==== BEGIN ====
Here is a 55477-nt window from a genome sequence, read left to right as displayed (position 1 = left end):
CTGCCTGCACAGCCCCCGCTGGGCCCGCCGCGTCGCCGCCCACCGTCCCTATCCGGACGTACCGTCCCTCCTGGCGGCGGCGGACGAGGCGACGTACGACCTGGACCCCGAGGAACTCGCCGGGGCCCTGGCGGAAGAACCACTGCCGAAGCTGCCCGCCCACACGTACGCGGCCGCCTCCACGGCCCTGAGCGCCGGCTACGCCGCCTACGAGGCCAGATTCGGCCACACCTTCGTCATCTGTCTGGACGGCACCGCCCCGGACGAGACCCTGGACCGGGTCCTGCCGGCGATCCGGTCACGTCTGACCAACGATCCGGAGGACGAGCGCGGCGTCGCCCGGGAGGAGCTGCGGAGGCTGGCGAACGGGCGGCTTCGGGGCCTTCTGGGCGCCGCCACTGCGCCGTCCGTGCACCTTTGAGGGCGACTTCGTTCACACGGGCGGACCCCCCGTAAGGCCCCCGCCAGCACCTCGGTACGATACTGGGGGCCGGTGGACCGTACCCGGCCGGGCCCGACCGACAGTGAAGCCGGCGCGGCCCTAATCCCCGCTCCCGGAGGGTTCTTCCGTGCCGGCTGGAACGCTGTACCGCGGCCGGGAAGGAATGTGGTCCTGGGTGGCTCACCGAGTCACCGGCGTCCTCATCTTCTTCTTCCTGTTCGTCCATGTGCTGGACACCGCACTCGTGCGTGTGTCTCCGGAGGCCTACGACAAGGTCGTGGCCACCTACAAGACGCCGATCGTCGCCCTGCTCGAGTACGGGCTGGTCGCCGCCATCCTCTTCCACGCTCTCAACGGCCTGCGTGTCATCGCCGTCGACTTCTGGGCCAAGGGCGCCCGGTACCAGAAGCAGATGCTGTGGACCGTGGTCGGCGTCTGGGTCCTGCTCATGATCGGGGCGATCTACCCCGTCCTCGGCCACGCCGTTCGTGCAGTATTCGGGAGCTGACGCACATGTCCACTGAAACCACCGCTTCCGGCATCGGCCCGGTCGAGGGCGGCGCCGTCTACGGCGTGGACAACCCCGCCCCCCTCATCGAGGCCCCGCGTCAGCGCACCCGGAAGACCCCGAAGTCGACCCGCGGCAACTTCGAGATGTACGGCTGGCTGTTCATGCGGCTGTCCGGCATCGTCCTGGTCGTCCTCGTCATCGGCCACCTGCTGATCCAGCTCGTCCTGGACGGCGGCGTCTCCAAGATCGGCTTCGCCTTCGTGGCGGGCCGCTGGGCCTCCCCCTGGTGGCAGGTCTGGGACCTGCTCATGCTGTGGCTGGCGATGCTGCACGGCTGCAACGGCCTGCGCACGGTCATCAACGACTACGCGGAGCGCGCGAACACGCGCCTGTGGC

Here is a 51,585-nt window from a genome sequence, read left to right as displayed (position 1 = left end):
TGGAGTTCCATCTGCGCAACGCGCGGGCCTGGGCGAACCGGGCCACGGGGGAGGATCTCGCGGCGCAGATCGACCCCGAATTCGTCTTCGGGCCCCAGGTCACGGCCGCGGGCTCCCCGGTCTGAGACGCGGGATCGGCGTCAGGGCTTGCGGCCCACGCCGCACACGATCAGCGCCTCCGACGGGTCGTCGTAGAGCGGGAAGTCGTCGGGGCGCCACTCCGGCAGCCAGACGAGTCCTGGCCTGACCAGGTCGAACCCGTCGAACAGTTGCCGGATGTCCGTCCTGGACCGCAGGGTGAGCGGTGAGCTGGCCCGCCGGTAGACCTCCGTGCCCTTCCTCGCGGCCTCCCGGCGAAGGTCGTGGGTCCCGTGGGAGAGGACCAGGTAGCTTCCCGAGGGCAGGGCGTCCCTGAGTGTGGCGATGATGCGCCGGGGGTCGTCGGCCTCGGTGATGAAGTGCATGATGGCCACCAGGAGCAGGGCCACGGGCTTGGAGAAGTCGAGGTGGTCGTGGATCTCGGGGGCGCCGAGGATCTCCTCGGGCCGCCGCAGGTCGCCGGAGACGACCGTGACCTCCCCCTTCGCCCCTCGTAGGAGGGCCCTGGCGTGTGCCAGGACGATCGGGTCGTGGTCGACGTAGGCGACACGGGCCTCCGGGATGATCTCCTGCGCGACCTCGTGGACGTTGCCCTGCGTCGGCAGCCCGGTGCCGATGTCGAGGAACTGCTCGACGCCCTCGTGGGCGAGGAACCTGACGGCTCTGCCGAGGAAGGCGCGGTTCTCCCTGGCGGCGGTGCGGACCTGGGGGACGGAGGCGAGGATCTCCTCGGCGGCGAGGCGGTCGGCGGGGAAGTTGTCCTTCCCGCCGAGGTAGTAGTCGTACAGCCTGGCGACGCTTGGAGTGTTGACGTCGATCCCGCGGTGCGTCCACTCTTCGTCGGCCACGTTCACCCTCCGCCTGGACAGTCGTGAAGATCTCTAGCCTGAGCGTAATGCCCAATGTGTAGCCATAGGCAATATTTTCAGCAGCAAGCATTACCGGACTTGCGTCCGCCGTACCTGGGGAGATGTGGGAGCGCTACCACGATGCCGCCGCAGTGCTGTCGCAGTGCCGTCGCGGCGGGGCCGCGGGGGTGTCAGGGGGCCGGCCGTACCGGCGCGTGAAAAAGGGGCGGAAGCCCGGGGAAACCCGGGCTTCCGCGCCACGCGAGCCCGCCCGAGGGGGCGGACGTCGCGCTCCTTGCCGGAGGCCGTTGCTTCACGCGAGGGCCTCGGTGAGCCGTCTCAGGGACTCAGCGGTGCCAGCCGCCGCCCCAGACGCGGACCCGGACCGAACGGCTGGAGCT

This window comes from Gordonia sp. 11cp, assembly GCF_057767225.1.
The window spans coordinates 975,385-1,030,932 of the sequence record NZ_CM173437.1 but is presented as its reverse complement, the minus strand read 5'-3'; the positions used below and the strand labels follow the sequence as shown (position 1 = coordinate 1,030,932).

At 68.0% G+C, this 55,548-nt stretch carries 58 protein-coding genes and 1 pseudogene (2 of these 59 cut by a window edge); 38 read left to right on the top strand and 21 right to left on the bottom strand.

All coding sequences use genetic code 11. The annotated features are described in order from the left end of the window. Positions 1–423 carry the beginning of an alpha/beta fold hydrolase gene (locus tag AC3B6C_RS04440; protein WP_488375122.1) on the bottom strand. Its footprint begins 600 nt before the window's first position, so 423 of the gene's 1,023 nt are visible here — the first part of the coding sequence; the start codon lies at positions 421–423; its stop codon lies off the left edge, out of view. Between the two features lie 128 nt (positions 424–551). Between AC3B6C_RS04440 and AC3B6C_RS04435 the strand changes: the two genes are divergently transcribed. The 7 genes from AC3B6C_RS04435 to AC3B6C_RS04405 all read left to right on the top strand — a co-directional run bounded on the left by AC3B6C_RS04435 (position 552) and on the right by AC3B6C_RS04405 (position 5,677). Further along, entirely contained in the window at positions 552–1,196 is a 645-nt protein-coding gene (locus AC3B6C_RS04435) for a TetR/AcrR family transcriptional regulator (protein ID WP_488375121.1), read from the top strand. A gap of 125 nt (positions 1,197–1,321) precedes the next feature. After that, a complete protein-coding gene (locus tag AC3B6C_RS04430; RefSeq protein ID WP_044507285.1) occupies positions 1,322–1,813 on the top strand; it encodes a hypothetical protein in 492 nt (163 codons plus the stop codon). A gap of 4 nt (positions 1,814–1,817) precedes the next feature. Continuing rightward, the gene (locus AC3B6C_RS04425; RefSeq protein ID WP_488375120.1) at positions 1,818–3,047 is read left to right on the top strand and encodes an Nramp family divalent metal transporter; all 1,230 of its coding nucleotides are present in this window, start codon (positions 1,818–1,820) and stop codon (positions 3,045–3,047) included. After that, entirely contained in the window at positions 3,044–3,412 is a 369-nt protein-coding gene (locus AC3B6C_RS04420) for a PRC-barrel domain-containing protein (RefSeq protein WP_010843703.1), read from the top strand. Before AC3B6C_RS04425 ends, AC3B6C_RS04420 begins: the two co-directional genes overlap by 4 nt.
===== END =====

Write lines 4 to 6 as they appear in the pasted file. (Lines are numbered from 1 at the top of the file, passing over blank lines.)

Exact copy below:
TGGAGTTCCATCTGCGCAACGCGCGGGCCTGGGCGAACCGGGCCACGGGGGAGGATCTCGCGGCGCAGATCGACCCCGAATTCGTCTTCGGGCCCCAGGTCACGGCCGCGGGCTCCCCGGTCTGAGACGCGGGATCGGCGTCAGGGCTTGCGGCCCACGCCGCACACGATCAGCGCCTCCGACGGGTCGTCGTAGAGCGGGAAGTCGTCGGGGCGCCACTCCGGCAGCCAGACGAGTCCTGGCCTGACCAGGTCGAACCCGTCGAACAGTTGCCGGATGTCCGTCCTGGACCGCAGGGTGAGCGGTGAGCTGGCCCGCCGGTAGACCTCCGTGCCCTTCCTCGCGGCCTCCCGGCGAAGGTCGTGGGTCCCGTGGGAGAGGACCAGGTAGCTTCCCGAGGGCAGGGCGTCCCTGAGTGTGGCGATGATGCGCCGGGGGTCGTCGGCCTCGGTGATGAAGTGCATGATGGCCACCAGGAGCAGGGCCACGGGCTTGGAGAAGTCGAGGTGGTCGTGGATCTCGGGGGCGCCGAGGATCTCCTCGGGCCGCCGCAGGTCGCCGGAGACGACCGTGACCTCCCCCTTCGCCCCTCGTAGGAGGGCCCTGGCGTGTGCCAGGACGATCGGGTCGTGGTCGACGTAGGCGACACGGGCCTCCGGGATGATCTCCTGCGCGACCTCGTGGACGTTGCCCTGCGTCGGCAGCCCGGTGCCGATGTCGAGGAACTGCTCGACGCCCTCGTGGGCGAGGAACCTGACGGCTCTGCCGAGGAAGGCGCGGTTCTCCCTGGCGGCGGTGCGGACCTGGGGGACGGAGGCGAGGATCTCCTCGGCGGCGAGGCGGTCGGCGGGGAAGTTGTCCTTCCCGCCGAGGTAGTAGTCGTACAGCCTGGCGACGCTTGGAGTGTTGACGTCGATCCCGCGGTGCGTCCACTCTTCGTCGGCCACGTTCACCCTCCGCCTGGACAGTCGTGAAGATCTCTAGCCTGAGCGTAATGCCCAATGTGTAGCCATAGGCAATATTTTCAGCAGCAAGCATTACCGGACTTGCGTCCGCCGTACCTGGGGAGATGTGGGAGCGCTACCACGATGCCGCCGCAGTGCTGTCGCAGTGCCGTCGCGGCGGGGCCGCGGGGGTGTCAGGGGGCCGGCCGTACCGGCGCGTGAAAAAGGGGCGGAAGCCCGGGGAAACCCGGGCTTCCGCGCCACGCGAGCCCGCCCGAGGGGGCGGACGTCGCGCTCCTTGCCGGAGGCCGTTGCTTCACGCGAGGGCCTCGGTGAGCCGTCTCAGGGACTCAGCGGTGCCAGCCGCCGCCCCAGACGCGGACCCGGACCGAACGGCTGGAGCT

This window comes from Gordonia sp. 11cp, assembly GCF_057767225.1.
The window spans coordinates 975,385-1,030,932 of the sequence record NZ_CM173437.1 but is presented as its reverse complement, the minus strand read 5'-3'; the positions used below and the strand labels follow the sequence as shown (position 1 = coordinate 1,030,932).